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Independent Fiscal Council

Independent Fiscal Council

UPSC CSE Mains Syllabus: GS-3- Government Budgeting.

Independent Fiscal Council

Fiscal situation in India:

  • The fiscal situation in India has been under severe stress even before COVID-19 and the novel coronavirus pandemic has only worsened it.
  • The fiscal deficit of the Centre in 2019-20 as estimated by the Controller General of Accounts (CGA) was 4.6%, 0.8 percentage point higher than the revised estimate.
  • For the current year, even without any additional fiscal stimulus, the deficit is estimated at about 7% of GDP as against 3.5% estimated in the Budget due to a sharp decline in revenues.
  • The consolidated deficit of the Union and States could be as high as 12% of GDP and the overall debt could go up to 85%. When off Budget liabilities are considered, the situation looks even more alarming.

While the prevailing exceptional circumstance warrants loosening of purse strings, it is necessary that the government must return to a credible fiscal consolidation path once the crisis gets over.

The practice of repeated postponement of targets, timely non-settlement of bill payments and off Budget financing to show lower deficits has been common. The report of the Comptroller and Auditor General (CAG) of India in 2018 on the compliance of the Fiscal Responsibility and Budget Management (FRBM) Act for 2016-17, highlights these.

Some examples:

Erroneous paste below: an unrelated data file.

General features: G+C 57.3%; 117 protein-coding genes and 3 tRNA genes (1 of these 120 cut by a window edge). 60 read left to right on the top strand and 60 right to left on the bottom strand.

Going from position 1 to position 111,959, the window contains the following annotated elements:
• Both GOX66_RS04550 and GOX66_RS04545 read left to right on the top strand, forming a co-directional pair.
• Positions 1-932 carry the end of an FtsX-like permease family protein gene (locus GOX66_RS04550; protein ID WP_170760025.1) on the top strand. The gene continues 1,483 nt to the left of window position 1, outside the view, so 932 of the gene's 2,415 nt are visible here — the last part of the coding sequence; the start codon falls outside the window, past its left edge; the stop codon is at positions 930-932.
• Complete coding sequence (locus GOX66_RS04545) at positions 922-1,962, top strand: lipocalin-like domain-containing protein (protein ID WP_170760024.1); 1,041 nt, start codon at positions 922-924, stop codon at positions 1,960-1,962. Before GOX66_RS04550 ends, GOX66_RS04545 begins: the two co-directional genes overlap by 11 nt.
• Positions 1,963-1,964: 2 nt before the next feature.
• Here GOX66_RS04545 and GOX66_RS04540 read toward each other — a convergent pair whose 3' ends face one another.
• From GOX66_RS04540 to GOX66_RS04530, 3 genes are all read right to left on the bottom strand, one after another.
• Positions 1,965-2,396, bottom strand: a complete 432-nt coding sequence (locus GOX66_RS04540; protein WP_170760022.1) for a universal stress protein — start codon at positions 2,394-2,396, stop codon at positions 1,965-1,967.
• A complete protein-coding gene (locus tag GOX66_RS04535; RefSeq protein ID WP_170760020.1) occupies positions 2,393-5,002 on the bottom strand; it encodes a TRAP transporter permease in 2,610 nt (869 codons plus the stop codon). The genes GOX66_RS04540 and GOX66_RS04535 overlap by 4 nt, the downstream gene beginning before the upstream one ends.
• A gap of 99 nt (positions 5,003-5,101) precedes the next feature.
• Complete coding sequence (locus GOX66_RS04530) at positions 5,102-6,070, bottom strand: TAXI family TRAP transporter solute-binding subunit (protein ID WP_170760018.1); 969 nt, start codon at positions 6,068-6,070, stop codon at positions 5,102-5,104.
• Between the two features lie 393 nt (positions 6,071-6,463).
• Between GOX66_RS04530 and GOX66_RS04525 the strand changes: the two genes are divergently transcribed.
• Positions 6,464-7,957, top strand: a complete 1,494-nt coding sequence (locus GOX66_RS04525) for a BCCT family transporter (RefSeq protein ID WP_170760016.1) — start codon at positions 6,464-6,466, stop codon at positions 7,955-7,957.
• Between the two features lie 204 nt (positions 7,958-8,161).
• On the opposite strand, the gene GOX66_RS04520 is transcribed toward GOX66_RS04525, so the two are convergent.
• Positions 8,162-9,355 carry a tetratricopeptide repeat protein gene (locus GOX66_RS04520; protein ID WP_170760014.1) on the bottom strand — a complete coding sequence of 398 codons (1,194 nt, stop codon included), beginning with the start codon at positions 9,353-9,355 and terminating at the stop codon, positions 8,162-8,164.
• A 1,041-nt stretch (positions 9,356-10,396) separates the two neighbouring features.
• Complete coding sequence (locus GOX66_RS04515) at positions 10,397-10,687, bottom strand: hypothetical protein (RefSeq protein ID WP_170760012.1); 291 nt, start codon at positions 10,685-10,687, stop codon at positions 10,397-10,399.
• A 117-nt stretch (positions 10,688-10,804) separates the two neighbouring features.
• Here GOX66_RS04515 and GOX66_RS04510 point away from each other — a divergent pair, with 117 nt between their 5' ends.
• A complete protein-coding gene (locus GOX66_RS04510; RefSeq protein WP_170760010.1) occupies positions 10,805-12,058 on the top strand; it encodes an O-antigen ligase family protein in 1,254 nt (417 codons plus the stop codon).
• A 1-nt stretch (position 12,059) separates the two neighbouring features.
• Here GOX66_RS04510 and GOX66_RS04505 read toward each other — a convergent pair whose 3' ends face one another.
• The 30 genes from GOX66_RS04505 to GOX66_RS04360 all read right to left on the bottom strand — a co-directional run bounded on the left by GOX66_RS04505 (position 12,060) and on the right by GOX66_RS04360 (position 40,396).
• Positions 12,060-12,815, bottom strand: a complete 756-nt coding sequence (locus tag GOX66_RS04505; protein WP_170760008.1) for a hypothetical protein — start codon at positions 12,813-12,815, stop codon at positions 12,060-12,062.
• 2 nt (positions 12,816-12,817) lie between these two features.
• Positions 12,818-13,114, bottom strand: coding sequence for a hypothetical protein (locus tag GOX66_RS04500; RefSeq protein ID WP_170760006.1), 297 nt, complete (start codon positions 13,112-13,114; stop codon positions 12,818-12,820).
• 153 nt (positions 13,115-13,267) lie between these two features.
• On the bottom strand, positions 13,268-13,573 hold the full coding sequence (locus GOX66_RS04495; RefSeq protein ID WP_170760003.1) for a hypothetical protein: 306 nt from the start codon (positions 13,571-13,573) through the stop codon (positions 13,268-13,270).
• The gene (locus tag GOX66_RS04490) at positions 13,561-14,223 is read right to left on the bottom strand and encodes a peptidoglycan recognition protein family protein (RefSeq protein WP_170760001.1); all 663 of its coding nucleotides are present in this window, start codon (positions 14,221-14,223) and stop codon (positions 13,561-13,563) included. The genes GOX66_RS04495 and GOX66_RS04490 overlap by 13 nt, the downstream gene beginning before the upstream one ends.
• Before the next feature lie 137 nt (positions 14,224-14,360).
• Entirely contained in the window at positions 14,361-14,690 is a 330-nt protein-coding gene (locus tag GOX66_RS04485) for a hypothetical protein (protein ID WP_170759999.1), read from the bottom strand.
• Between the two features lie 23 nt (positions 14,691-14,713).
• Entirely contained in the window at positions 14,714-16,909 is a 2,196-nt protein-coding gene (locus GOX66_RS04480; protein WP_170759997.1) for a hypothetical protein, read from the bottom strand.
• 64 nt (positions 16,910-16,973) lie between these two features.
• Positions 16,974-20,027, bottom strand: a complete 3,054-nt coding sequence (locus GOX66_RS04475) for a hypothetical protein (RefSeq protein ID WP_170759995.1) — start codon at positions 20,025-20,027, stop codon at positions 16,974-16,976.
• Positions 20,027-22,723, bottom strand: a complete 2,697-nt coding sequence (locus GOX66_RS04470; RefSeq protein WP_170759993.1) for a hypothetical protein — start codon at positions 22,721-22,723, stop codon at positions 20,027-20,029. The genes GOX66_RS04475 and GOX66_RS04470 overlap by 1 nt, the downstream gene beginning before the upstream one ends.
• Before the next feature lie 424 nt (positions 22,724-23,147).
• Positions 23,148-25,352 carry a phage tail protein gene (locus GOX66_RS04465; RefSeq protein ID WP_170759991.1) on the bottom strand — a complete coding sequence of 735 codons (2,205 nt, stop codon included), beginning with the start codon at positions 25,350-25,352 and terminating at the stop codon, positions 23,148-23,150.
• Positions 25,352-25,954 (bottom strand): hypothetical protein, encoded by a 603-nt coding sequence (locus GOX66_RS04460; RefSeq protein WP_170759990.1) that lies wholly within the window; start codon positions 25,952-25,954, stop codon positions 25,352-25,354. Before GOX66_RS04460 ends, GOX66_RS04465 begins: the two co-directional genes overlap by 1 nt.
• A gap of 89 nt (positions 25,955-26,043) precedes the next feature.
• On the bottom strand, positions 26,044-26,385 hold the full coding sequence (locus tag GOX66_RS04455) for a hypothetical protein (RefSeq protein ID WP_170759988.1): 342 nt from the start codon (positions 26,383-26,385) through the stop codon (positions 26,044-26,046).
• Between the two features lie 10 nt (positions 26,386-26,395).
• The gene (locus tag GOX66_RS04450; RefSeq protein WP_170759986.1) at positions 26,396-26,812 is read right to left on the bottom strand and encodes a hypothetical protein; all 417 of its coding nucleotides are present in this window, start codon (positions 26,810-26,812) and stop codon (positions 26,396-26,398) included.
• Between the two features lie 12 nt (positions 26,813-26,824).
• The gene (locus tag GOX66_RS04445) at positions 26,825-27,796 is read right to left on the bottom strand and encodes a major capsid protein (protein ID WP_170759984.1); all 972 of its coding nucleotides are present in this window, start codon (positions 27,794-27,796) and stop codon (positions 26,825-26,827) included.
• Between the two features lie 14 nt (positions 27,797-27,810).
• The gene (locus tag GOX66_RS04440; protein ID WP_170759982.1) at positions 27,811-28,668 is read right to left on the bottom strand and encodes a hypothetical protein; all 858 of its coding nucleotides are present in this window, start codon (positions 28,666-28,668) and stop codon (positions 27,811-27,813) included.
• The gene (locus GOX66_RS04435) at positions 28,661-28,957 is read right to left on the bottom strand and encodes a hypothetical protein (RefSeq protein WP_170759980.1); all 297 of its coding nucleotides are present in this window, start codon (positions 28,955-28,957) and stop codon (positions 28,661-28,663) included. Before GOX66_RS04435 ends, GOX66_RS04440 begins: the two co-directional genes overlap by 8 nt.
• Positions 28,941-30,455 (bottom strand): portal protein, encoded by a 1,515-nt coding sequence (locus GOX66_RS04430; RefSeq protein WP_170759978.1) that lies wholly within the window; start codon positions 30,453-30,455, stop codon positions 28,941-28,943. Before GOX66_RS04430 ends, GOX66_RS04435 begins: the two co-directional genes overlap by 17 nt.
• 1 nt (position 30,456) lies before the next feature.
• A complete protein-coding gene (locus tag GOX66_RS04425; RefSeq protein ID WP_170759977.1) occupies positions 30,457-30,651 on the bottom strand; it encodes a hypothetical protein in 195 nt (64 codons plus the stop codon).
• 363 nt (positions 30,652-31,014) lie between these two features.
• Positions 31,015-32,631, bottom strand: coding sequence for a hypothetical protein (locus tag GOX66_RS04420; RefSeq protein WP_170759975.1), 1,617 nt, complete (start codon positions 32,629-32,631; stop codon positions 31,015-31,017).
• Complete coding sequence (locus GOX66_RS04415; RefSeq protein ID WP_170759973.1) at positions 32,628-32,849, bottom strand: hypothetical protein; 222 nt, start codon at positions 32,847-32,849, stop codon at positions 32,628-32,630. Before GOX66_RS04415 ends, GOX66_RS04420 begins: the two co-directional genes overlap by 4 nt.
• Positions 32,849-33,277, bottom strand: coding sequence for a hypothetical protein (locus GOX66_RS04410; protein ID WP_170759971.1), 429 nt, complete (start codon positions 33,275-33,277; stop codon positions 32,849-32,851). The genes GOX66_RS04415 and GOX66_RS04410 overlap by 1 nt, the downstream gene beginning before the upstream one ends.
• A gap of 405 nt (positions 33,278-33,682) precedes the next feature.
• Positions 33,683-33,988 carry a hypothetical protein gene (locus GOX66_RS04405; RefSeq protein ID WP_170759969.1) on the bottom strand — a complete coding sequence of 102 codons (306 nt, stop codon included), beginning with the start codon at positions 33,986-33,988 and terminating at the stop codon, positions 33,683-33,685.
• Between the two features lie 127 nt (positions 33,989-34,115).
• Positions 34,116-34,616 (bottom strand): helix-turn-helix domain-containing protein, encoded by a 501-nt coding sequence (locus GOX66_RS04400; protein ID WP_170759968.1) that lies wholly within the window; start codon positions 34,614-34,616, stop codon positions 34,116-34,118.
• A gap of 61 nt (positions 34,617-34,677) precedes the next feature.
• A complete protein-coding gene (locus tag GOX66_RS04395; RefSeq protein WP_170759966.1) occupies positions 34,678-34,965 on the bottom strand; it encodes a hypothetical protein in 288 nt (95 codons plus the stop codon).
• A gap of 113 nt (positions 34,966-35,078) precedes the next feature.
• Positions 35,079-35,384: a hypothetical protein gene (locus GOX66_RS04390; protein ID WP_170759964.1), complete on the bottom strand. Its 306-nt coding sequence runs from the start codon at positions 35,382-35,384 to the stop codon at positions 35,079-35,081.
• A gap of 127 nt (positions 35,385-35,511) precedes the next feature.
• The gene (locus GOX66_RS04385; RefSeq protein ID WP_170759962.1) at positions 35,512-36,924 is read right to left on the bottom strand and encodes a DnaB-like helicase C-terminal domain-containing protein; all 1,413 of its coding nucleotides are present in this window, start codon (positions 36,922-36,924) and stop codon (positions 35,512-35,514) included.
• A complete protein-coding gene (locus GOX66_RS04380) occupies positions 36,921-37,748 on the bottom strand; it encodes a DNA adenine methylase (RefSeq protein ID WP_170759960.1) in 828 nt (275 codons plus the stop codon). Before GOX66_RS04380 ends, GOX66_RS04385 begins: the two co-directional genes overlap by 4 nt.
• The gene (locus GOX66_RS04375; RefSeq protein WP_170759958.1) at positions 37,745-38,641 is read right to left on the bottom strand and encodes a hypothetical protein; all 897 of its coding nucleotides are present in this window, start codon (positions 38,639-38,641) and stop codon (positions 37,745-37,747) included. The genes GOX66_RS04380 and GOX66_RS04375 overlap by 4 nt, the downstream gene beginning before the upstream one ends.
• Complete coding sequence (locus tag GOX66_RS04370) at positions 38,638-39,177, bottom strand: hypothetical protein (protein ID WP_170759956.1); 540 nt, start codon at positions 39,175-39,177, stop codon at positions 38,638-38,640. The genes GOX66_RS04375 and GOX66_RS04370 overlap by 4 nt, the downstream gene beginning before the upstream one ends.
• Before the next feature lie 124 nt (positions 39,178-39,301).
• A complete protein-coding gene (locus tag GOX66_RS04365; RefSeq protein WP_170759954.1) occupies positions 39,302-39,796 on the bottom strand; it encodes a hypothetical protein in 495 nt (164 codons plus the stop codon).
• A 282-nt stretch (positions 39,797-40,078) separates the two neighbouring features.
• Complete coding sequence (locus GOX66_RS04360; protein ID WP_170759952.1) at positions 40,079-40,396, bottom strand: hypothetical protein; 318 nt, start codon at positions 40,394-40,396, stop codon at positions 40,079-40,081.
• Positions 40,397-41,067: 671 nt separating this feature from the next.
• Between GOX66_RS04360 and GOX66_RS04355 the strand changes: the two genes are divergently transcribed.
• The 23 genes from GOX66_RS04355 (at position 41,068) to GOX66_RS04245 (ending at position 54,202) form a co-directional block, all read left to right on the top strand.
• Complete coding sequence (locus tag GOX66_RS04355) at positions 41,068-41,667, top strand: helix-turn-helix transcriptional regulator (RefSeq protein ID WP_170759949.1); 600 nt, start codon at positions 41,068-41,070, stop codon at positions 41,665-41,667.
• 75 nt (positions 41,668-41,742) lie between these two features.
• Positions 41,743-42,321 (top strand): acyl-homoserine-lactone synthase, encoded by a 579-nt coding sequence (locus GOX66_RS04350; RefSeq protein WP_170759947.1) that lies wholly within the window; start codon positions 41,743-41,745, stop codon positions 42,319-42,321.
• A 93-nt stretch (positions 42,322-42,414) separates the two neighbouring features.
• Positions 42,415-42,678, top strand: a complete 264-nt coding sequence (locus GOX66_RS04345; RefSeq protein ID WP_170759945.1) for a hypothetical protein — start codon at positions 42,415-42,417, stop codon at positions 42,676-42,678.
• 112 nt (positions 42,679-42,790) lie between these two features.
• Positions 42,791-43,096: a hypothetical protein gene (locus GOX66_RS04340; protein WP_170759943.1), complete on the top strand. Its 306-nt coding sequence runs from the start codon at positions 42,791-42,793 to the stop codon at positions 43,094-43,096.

Special banking arrangements for covering arrears of fertilizer subsidy, issuing short-term bonds, unsecured loans and borrowing from the National Small Savings Fund (NSSF) by the Food Corporation of India towards meeting food subsidy and its arrears, financing irrigation projects from the Long Term Irrigation Fund (LTIF) created by the National Bank for Agriculture and Rural Development (NABARD), and financing of railway projects through borrowings from the Indian Railway Finance Corporation (IRFC) are just some examples. We are familiar also with the cases of the Life Insurance of Corporation of India buying out the Industrial Development Bank of India and the Power Finance Corporation buying out the Rural Electrification Corporation (REC) and remitting the money to the government as disinvestment proceeds.

A Fiscal Council is an independent fiscal institution (IFI) with a mandate to promote stable and sustainable public finances.

Benefits of having a fiscal council:

  • First, an unbiased report to Parliament helps to raise the level of debate and brings in greater transparency and accountability.
  • Second, costing of various policies and programmes can help to promote transparency over the political cycle to discourage populist shifts in fiscal policy and improve accountability.
  • Third, scientific estimates of the cost of programmes and assessment of forecasts could help in raising public awareness about their fiscal implications and make people understand the nature of budgetary constraint.
  • Finally, the Council will work as a conscience keeper in monitoring rule-based policies, and in raising awareness and the level of debate within and outside Parliament.

According to the International Monetary Fund (IMF), about 50 countries around the world have established fiscal councils with varying degrees of success. 

Abstracting from country-level differences, a fiscal council, at its core, is a permanent agency with a mandate to independently assess the government’s fiscal plans and projections against parameters of macroeconomic sustainability, and put out its findings in the public domain.